Translation of heed in Spanish:

heed

Pronunciation /hiːd//hid/

noun

  • 1

    with no heed for his own safety sin considerar / tener en cuenta para nada su propia seguridad
    • to take heed tener cuidado
    • to take heed of / pay heed to sb prestarle atención / hacerle caso a algn
    • you took no heed of / paid no heed to my advice hiciste caso omiso / no hiciste caso de mis consejos
    • Whatever is shaping your story, must take heed of the Charles Darwin rule.
    • Kiwis could do a lot worse than take heed of the manners of our overseas drivers.
    • My eyes were fixed on the window, though I paid little heed to what went on outside.
    • So we showed the manuscript to a lawyer but I took no heed of his suggestions.
    • Some developers have taken heed of the government's drive and slowed down mall developments.
    • It just goes to prove you should pay heed to any ‘tip’ given to you by a taxi driver!
    • Now I didn't want to take heed of this advice and end up making a fool of myself.
    • The wealthy and those on expense accounts pay little heed to it.
    • In turn, he paid heed to everything I said and had a lot of regard for me.
    • Let us hope that the next reports from the Department of Health take heed of this advice.
    • Only the ones who recognize the message he is trying to forward would pay heed.
    • He had been unrelenting with his plan and given no heed to the young lieutenant he had talked to.
    • Drivers are being urged to take heed of the winter weather after a spate of road accidents in the West Mainland on Tuesday morning.
    • All too often we fail to take heed of what is being said by the experts, especially when it contains unwelcome messages.
    • This directly hurts those who wish to take a critical view of the situation, paying heed to both sides.
    • He watched the men as they loitered carelessly, paying little heed to how conspicuous they now were.
    • He urged the vicar to reconsider the plans and take heed of what protesters were saying.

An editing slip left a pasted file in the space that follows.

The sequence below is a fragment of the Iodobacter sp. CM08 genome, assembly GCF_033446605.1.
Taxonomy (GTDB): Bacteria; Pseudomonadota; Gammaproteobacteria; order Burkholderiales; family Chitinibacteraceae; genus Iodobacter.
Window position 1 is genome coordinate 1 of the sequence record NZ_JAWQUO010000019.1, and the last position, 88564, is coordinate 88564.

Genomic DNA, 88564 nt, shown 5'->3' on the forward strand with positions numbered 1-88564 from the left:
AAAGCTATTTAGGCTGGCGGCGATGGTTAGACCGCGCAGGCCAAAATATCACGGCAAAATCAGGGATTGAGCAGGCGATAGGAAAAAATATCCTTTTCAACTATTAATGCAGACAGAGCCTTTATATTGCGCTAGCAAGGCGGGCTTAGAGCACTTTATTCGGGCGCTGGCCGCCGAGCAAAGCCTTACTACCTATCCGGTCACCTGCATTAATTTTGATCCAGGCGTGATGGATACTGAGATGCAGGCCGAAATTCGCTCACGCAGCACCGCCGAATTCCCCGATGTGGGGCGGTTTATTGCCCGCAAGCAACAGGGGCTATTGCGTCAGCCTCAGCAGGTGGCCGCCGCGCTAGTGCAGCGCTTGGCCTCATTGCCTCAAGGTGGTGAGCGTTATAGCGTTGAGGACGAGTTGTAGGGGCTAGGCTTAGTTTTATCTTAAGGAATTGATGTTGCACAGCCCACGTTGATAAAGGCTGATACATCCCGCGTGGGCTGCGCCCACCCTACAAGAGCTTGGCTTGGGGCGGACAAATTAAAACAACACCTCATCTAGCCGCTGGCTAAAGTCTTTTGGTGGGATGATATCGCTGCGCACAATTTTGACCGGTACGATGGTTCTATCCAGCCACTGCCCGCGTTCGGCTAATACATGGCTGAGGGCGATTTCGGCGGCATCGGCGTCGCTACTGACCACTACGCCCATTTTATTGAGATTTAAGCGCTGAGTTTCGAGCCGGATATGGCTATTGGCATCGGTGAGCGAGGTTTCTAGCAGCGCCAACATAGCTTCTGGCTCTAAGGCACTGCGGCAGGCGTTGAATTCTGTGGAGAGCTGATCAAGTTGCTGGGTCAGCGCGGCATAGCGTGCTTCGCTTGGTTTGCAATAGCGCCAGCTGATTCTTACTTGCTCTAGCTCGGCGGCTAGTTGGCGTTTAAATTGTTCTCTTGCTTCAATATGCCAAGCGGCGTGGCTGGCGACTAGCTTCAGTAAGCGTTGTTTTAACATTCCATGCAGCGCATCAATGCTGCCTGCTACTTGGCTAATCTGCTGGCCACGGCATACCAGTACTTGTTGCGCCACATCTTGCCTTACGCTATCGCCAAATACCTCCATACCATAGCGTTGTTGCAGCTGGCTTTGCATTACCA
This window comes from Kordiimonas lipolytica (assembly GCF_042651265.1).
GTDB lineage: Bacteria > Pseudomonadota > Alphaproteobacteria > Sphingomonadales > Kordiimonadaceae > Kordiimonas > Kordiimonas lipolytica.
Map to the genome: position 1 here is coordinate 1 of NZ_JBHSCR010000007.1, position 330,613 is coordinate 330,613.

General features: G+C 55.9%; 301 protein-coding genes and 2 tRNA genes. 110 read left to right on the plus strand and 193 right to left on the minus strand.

• Although this was a horrid sight and sound the constant attention the kids yearned for made me pay no heed to them.
    • Now eight months into the changeover, he is pleased with the progress and warned motorists to take heed of the warrants.
    • The Council would have to be extraordinarily inept if it were not to take heed of this overwhelming reaction to the move.

transitive verb

  • 1

    (advice/warning) prestar atención a
    (advice/warning) hacer caso de
    • Now, having heeded the warnings of their own dads, they appear to be taking the challenge of fatherhood seriously.
    • Gazette readers are heeding the warnings of the scam, which tempts people by saying they have won a holiday.
    • What's it like to hear a politician say you should've heeded the warnings?
    • In Orlando, tourists heeded warnings to stock up on food and water and wait for the storm to pass their villas and hotel rooms.
    • Every day lost could mean a child dying because warnings have not been heeded.
    • It's what makes progressives so mad in the not so bad times, no one is heeding our warnings and solutions.
    • Were people taking the warnings, heeding the warnings and getting packed up and moving inland?
    • One had assumed that these warnings had been heeded, examined and discounted as alarmist.
    • So we escaped the worst of it by heeding the warning and getting out of the way.
    • Thankfully having heeded the warning back then I have most of the data backed up.
    • Of course, the whole sorry saga could have been avoided, if only we'd heeded the warnings.
    • Meanwhile, many Western tourists hurried to leave the country, heeding warnings from their own governments that it was not safe to stay.
    • But it is alarming that Americans still don't seem to be heeding the warning to shape up.
    • When adult sunbathers appear not to be heeding the warnings, campaigners go for a softer target - their kids.
    • As frozen snow lay on untreated roads, drivers appeared to have heeded warnings and stayed in early today.
    • If the warning is not heeded sudden excruciating pain and eye-watering blindness may follow.
    • Its legacy will depend on the extent to which the world heeds the warning.
    • And, by and large, as we have driven around today, people seem to be heeding that warning.
    • The next morning they were released with a warning, and it's clear that at least for now, they are heeding that warning.
    • Many people heeded that warning, but there were several hundred people that did not.